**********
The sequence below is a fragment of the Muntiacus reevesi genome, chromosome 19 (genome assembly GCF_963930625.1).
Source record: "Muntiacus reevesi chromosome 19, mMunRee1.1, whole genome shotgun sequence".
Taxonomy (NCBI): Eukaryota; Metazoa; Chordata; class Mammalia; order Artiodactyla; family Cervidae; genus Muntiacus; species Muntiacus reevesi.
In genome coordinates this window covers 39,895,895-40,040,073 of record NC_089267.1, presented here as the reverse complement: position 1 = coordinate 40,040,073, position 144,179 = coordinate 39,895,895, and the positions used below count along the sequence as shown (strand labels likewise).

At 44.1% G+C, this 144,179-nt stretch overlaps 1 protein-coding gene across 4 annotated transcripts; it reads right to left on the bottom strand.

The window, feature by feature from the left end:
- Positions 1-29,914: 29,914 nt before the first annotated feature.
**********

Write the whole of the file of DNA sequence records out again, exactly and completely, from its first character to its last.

The sequence below is a fragment of the Muntiacus reevesi genome, chromosome 19 (genome assembly GCF_963930625.1).
Source record: "Muntiacus reevesi chromosome 19, mMunRee1.1, whole genome shotgun sequence".
Taxonomy (NCBI): Eukaryota; Metazoa; Chordata; class Mammalia; order Artiodactyla; family Cervidae; genus Muntiacus; species Muntiacus reevesi.
In genome coordinates this window covers 39,895,895-40,040,073 of record NC_089267.1, presented here as the reverse complement: position 1 = coordinate 40,040,073, position 144,179 = coordinate 39,895,895, and the positions used below count along the sequence as shown (strand labels likewise).

At 44.1% G+C, this 144,179-nt stretch overlaps 1 protein-coding gene across 4 annotated transcripts; it reads right to left on the bottom strand.

The window, feature by feature from the left end:
- Positions 1-29,914: 29,914 nt before the first annotated feature.